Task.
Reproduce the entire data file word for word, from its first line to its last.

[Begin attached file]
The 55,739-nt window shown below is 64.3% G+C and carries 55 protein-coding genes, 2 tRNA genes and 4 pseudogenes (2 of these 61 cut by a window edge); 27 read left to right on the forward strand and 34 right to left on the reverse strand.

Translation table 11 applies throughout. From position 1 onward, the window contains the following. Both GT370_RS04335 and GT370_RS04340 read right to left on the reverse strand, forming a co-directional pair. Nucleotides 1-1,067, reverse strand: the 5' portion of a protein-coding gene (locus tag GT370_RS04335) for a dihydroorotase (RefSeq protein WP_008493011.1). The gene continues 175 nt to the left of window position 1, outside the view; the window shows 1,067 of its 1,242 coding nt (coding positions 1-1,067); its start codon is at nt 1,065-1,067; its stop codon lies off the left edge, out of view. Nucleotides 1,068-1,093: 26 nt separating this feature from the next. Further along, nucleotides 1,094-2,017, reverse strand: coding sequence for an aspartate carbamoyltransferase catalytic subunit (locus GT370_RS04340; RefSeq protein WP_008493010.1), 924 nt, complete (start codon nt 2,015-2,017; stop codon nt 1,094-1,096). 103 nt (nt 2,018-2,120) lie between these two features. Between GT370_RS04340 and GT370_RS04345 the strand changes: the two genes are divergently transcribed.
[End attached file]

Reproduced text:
The 55,739-nt window shown below is 64.3% G+C and carries 55 protein-coding genes, 2 tRNA genes and 4 pseudogenes (2 of these 61 cut by a window edge); 27 read left to right on the forward strand and 34 right to left on the reverse strand.

Translation table 11 applies throughout. From position 1 onward, the window contains the following. Both GT370_RS04335 and GT370_RS04340 read right to left on the reverse strand, forming a co-directional pair. Nucleotides 1-1,067, reverse strand: the 5' portion of a protein-coding gene (locus tag GT370_RS04335) for a dihydroorotase (RefSeq protein WP_008493011.1). The gene continues 175 nt to the left of window position 1, outside the view; the window shows 1,067 of its 1,242 coding nt (coding positions 1-1,067); its start codon is at nt 1,065-1,067; its stop codon lies off the left edge, out of view. Nucleotides 1,068-1,093: 26 nt separating this feature from the next. Further along, nucleotides 1,094-2,017, reverse strand: coding sequence for an aspartate carbamoyltransferase catalytic subunit (locus GT370_RS04340; RefSeq protein WP_008493010.1), 924 nt, complete (start codon nt 2,015-2,017; stop codon nt 1,094-1,096). 103 nt (nt 2,018-2,120) lie between these two features. Between GT370_RS04340 and GT370_RS04345 the strand changes: the two genes are divergently transcribed.